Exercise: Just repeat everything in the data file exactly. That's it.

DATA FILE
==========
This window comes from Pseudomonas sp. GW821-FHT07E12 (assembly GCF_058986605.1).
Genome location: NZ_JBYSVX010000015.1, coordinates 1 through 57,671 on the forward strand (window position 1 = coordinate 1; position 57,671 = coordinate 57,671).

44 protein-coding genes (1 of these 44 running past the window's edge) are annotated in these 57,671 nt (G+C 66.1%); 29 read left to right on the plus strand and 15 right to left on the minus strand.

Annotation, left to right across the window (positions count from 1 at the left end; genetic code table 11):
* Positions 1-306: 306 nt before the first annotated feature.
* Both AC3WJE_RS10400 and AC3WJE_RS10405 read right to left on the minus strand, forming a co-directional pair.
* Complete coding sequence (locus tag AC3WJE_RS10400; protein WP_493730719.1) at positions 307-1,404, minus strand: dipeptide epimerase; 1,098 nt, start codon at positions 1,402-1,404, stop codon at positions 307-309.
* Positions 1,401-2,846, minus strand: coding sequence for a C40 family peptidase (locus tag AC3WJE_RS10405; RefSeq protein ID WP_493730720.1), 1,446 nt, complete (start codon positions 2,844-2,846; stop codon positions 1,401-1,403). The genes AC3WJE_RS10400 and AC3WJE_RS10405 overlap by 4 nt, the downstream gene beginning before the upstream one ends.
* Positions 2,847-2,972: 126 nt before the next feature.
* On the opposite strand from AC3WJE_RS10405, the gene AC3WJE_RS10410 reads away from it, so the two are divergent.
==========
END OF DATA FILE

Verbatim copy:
This window comes from Pseudomonas sp. GW821-FHT07E12 (assembly GCF_058986605.1).
Genome location: NZ_JBYSVX010000015.1, coordinates 1 through 57,671 on the forward strand (window position 1 = coordinate 1; position 57,671 = coordinate 57,671).

44 protein-coding genes (1 of these 44 running past the window's edge) are annotated in these 57,671 nt (G+C 66.1%); 29 read left to right on the plus strand and 15 right to left on the minus strand.

Annotation, left to right across the window (positions count from 1 at the left end; genetic code table 11):
* Positions 1-306: 306 nt before the first annotated feature.
* Both AC3WJE_RS10400 and AC3WJE_RS10405 read right to left on the minus strand, forming a co-directional pair.
* Complete coding sequence (locus tag AC3WJE_RS10400; protein WP_493730719.1) at positions 307-1,404, minus strand: dipeptide epimerase; 1,098 nt, start codon at positions 1,402-1,404, stop codon at positions 307-309.
* Positions 1,401-2,846, minus strand: coding sequence for a C40 family peptidase (locus tag AC3WJE_RS10405; RefSeq protein ID WP_493730720.1), 1,446 nt, complete (start codon positions 2,844-2,846; stop codon positions 1,401-1,403). The genes AC3WJE_RS10400 and AC3WJE_RS10405 overlap by 4 nt, the downstream gene beginning before the upstream one ends.
* Positions 2,847-2,972: 126 nt before the next feature.
* On the opposite strand from AC3WJE_RS10405, the gene AC3WJE_RS10410 reads away from it, so the two are divergent.